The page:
Schizoaffective disorder is estimated to affect some 0.3-1% of the population, or 6-20 million people worldwide. It’s also a controversial disorder, with diagnoses and qualifications radically changing with each new Diagnostic and Statistical Manual (DSM), meaning that individuals who qualified for schizoaffective disorder pre-DSM-5 may be diagnosed as schizophrenic, depressed, or as bipolar. Schizoaffective disorder typically includes individuals who don’t meet qualifications for schizophrenia, bipolar disorder, or depression, but rather have some of the symptoms of each.
While difficult to diagnose, schizoaffective disorder massively impacts the lives and quality of life of people who struggle with it. If you or a loved one is struggling, seeking out a diagnosis, medication, and therapy can help.
Common Symptoms of Schizoaffective Disorder
Schizoaffective disorder can have greatly varying symptoms, especially depending on the type or subset of the disorder. The DSM 5 rules that individuals must have at least two symptoms of depression or bipolar disorder and at least one symptom of schizophrenia to warrant a diagnosis.
The DSM-5 also rules that individuals must experience at least two separate instances of psychosis (Delusions or mania), which cannot be linked to a substance (prescribed or otherwise) or to another explainable cause (e.g., hyperthyroidism or other physical health problem, or other mental health problem).
Types of Schizoaffective Disorder
Schizoaffective disorder is organized into two types depending on the major symptoms shown. Here, diagnosis may affect treatment in terms of medication, and treatment tin terms of the direction that psychotherapy takes.
Diagnosing Schizoaffective Disorder
Schizoaffective disorder is notoriously difficult to diagnose, not only because it heavily overlaps with other disorders, but also because it has been used inappropriately as a “catch-all” in the past. Today, diagnostic criteria strictly require that individuals have conspicuous overlaps in psychosis and depression or mania in order to qualify for schizoaffective disorder. Many of the people diagnosed with schizoaffective disorder pre-2009 now qualify for mood-disorder, psychotic mood disorder, and schizophrenia diagnoses. Therefore, diagnosis can be complex. In most cases, individuals may find that they are diagnosed with depression or a bipolar disorder before receiving their full diagnosis.
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Getting Treatment for Schizoaffective Disorder
Schizoaffective disorder is primarily treated with medication, with complimentary therapies including behavioral therapy, individual therapy, counseling, skills training, and, in extreme cases, hospitalization. Schizoaffective disorder patients are at a high risk of complications including anxiety, substance use disorder, suicidal ideation, and physical health problems.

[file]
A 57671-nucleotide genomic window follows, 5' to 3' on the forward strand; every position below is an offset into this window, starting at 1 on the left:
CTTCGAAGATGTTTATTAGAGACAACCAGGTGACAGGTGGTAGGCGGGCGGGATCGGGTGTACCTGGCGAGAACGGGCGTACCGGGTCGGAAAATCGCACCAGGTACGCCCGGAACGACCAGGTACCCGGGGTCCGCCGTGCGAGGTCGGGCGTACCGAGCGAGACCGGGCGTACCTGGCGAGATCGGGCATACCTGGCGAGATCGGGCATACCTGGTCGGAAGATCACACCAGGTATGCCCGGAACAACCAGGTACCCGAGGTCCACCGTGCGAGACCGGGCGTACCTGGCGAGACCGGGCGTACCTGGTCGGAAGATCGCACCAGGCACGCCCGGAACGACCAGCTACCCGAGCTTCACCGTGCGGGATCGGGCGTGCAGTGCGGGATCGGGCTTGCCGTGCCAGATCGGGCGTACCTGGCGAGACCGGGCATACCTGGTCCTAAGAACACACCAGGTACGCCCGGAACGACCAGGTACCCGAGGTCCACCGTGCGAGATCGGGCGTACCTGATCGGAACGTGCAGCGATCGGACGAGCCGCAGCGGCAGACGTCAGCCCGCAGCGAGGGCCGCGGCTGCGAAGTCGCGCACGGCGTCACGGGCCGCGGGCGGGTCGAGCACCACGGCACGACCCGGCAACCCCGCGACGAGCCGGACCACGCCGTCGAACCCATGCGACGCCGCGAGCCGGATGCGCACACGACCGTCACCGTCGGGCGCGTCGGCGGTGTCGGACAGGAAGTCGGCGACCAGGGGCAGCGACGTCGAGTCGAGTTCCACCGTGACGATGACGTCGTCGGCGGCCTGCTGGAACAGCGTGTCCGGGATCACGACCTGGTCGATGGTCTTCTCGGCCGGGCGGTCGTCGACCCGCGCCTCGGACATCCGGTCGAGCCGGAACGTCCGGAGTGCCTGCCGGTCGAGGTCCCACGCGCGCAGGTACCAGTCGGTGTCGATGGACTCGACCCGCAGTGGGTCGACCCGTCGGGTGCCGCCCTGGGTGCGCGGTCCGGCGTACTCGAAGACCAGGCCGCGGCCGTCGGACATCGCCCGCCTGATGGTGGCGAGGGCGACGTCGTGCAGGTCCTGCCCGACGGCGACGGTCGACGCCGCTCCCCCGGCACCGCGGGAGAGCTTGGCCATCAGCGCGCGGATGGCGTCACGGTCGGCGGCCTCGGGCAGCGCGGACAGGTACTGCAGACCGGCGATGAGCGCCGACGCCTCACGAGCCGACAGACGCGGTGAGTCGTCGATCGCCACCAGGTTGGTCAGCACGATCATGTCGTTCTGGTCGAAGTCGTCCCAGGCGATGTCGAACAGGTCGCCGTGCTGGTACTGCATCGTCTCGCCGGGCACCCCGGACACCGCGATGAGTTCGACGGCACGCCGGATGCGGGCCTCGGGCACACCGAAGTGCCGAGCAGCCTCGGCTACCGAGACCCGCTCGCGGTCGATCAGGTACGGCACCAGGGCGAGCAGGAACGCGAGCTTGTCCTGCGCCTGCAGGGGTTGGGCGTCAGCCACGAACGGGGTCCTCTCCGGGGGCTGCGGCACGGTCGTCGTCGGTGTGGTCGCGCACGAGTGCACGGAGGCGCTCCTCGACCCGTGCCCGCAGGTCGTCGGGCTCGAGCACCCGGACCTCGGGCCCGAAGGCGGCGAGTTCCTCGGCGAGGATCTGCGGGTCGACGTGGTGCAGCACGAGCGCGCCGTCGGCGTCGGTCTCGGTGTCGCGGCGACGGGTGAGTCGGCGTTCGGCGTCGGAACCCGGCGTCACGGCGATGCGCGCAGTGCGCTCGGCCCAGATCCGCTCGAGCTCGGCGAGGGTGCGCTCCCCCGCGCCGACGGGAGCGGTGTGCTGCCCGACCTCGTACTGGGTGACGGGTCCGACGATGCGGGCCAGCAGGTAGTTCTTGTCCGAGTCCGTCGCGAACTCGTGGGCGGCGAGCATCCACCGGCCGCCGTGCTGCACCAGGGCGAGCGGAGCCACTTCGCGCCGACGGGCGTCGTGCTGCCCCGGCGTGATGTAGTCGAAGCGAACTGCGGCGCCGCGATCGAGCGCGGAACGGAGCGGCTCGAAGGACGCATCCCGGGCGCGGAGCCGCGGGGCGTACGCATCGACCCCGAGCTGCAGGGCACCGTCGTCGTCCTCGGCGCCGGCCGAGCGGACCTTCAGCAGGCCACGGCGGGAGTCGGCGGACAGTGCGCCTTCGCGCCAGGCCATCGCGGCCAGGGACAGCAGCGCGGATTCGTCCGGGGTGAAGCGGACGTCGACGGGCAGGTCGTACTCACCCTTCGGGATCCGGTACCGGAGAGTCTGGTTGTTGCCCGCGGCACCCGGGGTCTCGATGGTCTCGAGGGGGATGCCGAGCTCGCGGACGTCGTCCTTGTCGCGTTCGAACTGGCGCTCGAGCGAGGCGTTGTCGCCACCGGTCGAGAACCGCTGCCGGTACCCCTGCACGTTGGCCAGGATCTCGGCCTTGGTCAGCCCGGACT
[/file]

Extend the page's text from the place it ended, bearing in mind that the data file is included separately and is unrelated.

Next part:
Like with bipolar disorder, depression, and schizophrenia, schizoaffective disorder can heavily impact quality of life and physical health of individuals. For this reason, individuals may receive treatment for symptoms and side effects alongside treatment for the disorder.
Medicine for Schizoaffective Disorder
Schizoaffective disorder is treated using medication to reduce psychosis and mania. At present, there is one FDA approved drug to treat Schizoaffective disorder as a whole. This drug, paliperidone extended release, is sold under the brand name Invega. Paliperidone may be prescribed as a monotreatment or alongside other drugs. Schizoaffective disorder is also treated using:
In addition, you may temporarily receive medications to treat anxiety, to reduce physical side effects, or to treat other complications. In most cases, individuals will only start therapy after beginning medication and after ceasing symptoms of psychosis.
Therapy for Schizoaffective Disorder
Therapy is “second stage” treatment for schizoaffective disorder and is typically carried out in a non-hospital setting such as residential treatment clinic or in outpatient form from the individual’s home. Persons with a high risk of suicide or who are a danger to others and those with a physical dependence on a substance may be recommended for hospital care. Individuals with high levels of psychosis may be recommended for hospital care or residential care during initial treatment of the medication.
Therapy is designed to help persons with schizoaffective disorder to manage symptoms, to better control their emotional state, to recognize when symptoms are problematic, and to develop life skills which might help them to live a happier and more autonomous life.
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Treatment for Schizoaffective Disorder
If you or a loved one has been diagnosed with schizoaffective disorder, it’s important to get help. Medication and stabilizing psychosis is the first step, after which most people greatly benefit from therapy and skills training. In some cases, you may need lifelong counseling or even support from a group home to enable autonomous living outside of a hospital. In other cases, you may be able to move from therapy to living autonomously with relative ease, providing you continue therapy and medication.
Schizoaffective disorder is complex, its definitions and impact vary, and diagnosing it is often difficult. However, most people greatly benefit from getting a diagnosis, taking medication, and eventually seeking therapy and counseling, because these improve quality of life, relationship stability, and life stability, eventually resulting in improved health, happiness, and improved lifespan.